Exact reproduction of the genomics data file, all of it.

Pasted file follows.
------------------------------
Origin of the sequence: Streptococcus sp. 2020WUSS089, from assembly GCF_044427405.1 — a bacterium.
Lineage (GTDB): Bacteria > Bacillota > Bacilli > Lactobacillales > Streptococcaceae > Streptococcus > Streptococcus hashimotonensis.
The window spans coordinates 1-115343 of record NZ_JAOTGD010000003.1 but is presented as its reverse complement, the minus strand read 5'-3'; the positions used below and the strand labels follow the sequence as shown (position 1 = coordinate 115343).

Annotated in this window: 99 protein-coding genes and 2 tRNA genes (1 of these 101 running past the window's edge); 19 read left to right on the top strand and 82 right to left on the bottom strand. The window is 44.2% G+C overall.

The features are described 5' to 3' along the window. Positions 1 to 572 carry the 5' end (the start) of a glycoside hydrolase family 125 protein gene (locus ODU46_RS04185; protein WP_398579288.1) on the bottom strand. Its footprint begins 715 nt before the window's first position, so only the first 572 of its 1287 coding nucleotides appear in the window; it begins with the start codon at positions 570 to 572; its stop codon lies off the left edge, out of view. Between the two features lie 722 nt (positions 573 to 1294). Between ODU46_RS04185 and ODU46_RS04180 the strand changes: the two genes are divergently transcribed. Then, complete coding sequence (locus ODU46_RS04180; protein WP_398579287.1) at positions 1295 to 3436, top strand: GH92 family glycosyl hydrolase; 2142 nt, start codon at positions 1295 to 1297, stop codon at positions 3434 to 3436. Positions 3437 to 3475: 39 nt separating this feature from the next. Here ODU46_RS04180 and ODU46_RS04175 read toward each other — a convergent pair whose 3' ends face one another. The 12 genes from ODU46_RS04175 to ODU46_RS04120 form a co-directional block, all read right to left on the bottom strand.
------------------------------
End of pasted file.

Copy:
Origin of the sequence: Streptococcus sp. 2020WUSS089, from assembly GCF_044427405.1 — a bacterium.
Lineage (GTDB): Bacteria > Bacillota > Bacilli > Lactobacillales > Streptococcaceae > Streptococcus > Streptococcus hashimotonensis.
The window spans coordinates 1-115343 of record NZ_JAOTGD010000003.1 but is presented as its reverse complement, the minus strand read 5'-3'; the positions used below and the strand labels follow the sequence as shown (position 1 = coordinate 115343).

Annotated in this window: 99 protein-coding genes and 2 tRNA genes (1 of these 101 running past the window's edge); 19 read left to right on the top strand and 82 right to left on the bottom strand. The window is 44.2% G+C overall.

The features are described 5' to 3' along the window. Positions 1 to 572 carry the 5' end (the start) of a glycoside hydrolase family 125 protein gene (locus ODU46_RS04185; protein WP_398579288.1) on the bottom strand. Its footprint begins 715 nt before the window's first position, so only the first 572 of its 1287 coding nucleotides appear in the window; it begins with the start codon at positions 570 to 572; its stop codon lies off the left edge, out of view. Between the two features lie 722 nt (positions 573 to 1294). Between ODU46_RS04185 and ODU46_RS04180 the strand changes: the two genes are divergently transcribed. Then, complete coding sequence (locus ODU46_RS04180; protein WP_398579287.1) at positions 1295 to 3436, top strand: GH92 family glycosyl hydrolase; 2142 nt, start codon at positions 1295 to 1297, stop codon at positions 3434 to 3436. Positions 3437 to 3475: 39 nt separating this feature from the next. Here ODU46_RS04180 and ODU46_RS04175 read toward each other — a convergent pair whose 3' ends face one another. The 12 genes from ODU46_RS04175 to ODU46_RS04120 form a co-directional block, all read right to left on the bottom strand.